Tuesday, Aug. 9, 2016
Today’s thought from the Hazelden Betty Ford Foundation is:
A good garden may have some weeds.
I’ve done a few things I’m not proud of, but isn’t that part of being human? Other people aren’t perfect either.
Looking honestly and unflinchingly at our behavior, while at the same time having compassion for ourselves, is a powerful combination. Steps Four through Nine offer us a simple process for clearing up the wreckage of the past so that we can live without the burden of regret. In recovery, we have the opportunity to change for the better, not to demand perfection of ourselves or others.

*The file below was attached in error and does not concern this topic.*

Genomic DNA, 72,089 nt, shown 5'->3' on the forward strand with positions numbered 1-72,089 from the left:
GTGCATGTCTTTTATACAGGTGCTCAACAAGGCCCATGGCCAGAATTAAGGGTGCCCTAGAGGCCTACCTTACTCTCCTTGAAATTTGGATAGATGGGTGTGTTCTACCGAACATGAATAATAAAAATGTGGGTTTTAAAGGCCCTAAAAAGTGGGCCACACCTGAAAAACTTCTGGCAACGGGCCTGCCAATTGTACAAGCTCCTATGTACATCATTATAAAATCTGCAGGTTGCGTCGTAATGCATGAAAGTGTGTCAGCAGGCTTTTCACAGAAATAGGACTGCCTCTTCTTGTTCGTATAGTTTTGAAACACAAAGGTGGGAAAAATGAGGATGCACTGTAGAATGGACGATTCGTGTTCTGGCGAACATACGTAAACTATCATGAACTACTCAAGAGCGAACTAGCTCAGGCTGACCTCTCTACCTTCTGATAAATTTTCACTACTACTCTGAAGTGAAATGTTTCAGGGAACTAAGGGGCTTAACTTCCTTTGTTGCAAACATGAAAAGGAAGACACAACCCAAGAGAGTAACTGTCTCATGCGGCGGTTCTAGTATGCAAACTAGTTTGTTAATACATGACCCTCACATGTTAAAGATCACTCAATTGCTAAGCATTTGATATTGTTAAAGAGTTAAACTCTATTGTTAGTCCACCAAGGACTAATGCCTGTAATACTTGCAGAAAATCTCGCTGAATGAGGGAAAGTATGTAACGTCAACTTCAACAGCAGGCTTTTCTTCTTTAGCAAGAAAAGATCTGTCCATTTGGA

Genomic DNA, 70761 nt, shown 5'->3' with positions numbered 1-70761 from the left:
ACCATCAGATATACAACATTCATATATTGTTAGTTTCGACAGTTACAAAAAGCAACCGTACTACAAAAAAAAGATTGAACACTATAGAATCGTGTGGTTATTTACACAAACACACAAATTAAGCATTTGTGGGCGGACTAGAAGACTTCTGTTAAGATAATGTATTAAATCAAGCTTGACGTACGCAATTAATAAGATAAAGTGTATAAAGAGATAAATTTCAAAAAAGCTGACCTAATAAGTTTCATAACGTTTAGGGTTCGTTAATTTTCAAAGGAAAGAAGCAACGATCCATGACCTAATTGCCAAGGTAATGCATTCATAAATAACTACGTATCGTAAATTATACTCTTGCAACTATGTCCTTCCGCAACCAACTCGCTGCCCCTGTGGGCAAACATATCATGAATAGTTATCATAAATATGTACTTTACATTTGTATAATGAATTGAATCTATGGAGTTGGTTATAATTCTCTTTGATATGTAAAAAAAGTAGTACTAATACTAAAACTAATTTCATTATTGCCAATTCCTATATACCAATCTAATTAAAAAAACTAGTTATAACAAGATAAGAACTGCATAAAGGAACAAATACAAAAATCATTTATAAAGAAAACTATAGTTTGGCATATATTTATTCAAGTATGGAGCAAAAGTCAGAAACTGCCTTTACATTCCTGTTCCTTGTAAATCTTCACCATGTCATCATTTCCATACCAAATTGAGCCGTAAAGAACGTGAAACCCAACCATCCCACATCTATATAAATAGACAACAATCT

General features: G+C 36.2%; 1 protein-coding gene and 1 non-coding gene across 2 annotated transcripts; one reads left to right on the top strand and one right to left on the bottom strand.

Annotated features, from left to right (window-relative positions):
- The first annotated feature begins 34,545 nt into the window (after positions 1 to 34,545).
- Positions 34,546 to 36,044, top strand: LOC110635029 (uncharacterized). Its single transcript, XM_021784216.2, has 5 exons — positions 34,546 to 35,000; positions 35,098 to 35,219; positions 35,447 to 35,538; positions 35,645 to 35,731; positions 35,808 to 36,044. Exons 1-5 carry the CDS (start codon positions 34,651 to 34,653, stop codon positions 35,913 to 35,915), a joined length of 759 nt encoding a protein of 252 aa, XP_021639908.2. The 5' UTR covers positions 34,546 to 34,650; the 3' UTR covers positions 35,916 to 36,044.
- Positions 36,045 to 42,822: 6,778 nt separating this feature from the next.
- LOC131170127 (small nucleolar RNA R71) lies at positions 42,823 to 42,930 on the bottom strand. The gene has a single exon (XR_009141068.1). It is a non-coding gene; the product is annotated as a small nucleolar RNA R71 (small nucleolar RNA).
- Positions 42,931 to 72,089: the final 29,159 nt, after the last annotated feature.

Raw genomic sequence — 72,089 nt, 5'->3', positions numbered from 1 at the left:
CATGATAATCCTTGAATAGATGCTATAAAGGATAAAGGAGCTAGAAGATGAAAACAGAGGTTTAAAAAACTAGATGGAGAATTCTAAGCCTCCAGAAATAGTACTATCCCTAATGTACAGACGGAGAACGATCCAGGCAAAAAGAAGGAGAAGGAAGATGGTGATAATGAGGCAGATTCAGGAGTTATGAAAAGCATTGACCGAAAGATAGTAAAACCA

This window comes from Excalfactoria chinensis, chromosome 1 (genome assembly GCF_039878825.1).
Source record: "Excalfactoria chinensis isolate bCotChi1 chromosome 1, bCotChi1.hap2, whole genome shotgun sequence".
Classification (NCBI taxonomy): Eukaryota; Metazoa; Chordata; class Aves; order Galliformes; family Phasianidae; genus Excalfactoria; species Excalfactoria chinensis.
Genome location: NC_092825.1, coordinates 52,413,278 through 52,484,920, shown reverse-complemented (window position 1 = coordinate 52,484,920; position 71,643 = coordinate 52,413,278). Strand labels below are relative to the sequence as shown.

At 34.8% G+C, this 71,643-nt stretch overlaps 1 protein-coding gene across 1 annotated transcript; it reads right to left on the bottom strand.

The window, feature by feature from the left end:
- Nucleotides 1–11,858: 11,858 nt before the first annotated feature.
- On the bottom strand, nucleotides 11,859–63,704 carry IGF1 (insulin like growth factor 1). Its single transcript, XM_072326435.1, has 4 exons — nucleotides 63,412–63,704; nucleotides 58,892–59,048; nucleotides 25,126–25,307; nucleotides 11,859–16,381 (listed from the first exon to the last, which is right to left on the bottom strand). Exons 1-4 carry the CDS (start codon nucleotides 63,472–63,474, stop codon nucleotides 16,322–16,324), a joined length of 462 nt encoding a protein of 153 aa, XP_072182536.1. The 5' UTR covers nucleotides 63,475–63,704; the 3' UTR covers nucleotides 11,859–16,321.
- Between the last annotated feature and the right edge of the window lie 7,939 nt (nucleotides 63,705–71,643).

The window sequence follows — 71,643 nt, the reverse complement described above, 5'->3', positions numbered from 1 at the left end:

My perfectionism sometimes makes me forget that I’m engaged in a process of change over time. It also lets me exaggerate both how “good” and “bad” I am. If I’m not “the greatest” in some situation, I decide, in my arrogance, that I must be the “the worst.” What a strange way of giving myself importance! One of the program sayings reminds me not to compare my insides with other people’s outsides. I have my own unique gifts; accepting and nurturing these gifts brings me joy and allows me to contribute to the human community.
We’re capable of feeling love and compassion for others who are far from perfect. In recovery, we can learn to extend that love and compassion to ourselves.
For today, I will delete “perfect” from my vocabulary and practice using the word “better.”
You are reading from the book:
If You Want What We Have © 1998 by Joan Larkin